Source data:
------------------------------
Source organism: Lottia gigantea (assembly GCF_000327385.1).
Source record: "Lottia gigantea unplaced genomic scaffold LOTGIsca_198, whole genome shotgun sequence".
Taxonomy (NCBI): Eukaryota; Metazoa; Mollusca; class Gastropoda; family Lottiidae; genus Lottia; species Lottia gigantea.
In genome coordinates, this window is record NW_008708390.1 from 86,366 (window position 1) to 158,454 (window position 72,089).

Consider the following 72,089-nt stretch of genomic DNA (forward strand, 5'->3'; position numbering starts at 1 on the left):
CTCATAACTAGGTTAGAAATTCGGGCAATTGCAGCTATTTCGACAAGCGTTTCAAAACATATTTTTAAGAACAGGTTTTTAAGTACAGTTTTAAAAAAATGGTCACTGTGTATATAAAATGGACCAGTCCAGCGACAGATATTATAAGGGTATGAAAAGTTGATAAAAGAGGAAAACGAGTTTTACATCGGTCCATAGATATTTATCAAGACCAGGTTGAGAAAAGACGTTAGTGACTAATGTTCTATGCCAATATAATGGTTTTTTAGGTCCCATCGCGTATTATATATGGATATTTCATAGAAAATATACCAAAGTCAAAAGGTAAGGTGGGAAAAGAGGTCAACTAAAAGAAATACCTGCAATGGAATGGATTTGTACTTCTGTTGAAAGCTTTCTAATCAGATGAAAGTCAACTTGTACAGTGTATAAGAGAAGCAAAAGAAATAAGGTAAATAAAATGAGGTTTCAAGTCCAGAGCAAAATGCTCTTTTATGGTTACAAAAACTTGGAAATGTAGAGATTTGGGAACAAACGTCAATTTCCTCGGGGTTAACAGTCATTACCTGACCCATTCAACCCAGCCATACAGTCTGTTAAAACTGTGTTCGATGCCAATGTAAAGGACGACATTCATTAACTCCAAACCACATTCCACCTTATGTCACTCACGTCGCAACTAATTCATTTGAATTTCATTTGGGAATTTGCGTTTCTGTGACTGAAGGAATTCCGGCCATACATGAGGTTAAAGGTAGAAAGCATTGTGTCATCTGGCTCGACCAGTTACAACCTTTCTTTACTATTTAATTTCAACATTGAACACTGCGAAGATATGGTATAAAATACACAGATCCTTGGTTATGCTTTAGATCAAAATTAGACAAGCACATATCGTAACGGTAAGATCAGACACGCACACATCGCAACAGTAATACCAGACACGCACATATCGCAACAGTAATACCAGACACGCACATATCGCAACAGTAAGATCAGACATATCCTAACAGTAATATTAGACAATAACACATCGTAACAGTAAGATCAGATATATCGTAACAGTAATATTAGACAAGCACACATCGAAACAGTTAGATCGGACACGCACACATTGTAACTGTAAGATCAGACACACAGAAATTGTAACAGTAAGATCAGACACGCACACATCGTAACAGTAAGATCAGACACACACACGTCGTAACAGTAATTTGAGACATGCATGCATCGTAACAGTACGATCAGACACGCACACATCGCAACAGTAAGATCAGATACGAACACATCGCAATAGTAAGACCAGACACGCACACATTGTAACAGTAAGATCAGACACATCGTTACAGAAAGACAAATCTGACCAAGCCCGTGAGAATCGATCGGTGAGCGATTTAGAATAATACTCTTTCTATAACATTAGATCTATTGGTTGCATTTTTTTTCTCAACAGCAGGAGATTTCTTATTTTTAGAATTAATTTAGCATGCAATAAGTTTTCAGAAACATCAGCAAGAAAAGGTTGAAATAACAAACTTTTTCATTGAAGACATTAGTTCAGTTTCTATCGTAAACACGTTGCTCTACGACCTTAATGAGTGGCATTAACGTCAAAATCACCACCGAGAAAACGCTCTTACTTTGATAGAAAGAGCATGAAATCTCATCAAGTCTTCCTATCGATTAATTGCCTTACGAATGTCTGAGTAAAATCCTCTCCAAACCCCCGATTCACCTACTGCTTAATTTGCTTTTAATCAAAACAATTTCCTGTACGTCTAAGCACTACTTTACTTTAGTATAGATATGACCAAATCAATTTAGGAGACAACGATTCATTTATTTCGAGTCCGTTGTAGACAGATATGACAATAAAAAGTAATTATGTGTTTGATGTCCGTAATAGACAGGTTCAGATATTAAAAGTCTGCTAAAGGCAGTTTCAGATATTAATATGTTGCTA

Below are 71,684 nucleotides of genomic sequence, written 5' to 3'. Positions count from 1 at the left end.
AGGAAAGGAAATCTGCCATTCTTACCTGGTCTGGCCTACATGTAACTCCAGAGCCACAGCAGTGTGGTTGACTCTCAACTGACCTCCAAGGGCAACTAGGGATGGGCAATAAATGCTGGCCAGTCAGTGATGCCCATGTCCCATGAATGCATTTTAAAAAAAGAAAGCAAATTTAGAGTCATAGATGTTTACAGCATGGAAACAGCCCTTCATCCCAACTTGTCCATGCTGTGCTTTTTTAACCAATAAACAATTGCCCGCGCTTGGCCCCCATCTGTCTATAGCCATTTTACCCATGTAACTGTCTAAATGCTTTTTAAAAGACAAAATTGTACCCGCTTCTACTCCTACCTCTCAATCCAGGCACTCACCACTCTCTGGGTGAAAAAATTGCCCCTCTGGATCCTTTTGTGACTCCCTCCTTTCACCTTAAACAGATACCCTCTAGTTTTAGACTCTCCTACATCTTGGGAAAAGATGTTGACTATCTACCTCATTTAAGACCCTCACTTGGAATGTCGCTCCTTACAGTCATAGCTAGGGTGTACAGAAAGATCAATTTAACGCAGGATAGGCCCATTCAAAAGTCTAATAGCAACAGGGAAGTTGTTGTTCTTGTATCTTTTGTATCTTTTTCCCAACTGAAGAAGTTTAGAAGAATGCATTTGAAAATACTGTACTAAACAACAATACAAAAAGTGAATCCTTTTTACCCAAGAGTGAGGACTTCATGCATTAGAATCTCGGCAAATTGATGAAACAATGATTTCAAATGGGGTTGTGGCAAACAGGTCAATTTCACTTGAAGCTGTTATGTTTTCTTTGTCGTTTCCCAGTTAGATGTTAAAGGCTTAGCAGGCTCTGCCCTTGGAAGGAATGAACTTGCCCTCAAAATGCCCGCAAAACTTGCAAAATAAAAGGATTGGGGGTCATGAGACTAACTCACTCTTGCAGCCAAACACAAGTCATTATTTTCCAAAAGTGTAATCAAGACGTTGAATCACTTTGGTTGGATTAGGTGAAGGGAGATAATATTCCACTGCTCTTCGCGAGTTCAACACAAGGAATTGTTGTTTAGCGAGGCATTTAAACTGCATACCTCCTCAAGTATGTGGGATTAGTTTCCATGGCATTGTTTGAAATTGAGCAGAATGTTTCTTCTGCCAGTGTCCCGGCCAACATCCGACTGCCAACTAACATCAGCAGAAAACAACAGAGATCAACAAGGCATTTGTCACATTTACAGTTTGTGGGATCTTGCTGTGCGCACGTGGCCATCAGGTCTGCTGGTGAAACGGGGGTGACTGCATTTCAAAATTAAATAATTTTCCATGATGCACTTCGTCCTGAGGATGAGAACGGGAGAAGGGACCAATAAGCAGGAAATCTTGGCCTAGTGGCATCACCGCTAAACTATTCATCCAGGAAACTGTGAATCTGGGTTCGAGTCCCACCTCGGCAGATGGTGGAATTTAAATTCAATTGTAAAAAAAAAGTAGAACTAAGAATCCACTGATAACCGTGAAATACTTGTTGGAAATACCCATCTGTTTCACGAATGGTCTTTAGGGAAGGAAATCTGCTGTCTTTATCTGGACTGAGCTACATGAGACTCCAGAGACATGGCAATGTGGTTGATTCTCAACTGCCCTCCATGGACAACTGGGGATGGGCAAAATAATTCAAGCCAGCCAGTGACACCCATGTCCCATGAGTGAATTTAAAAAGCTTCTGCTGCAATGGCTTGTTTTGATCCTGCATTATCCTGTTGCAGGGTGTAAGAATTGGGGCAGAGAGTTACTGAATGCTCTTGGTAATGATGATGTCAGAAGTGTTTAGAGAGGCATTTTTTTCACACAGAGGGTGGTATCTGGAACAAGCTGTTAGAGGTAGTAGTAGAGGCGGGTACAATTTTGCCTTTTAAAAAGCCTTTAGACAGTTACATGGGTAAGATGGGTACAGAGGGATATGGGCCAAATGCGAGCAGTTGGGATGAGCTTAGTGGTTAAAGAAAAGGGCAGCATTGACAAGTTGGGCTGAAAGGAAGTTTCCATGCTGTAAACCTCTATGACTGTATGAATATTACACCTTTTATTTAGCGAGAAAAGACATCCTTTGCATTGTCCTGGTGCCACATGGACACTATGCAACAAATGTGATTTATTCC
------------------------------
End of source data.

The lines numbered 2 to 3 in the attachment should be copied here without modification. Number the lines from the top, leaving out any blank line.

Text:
Source record: "Lottia gigantea unplaced genomic scaffold LOTGIsca_198, whole genome shotgun sequence".
Taxonomy (NCBI): Eukaryota; Metazoa; Mollusca; class Gastropoda; family Lottiidae; genus Lottia; species Lottia gigantea.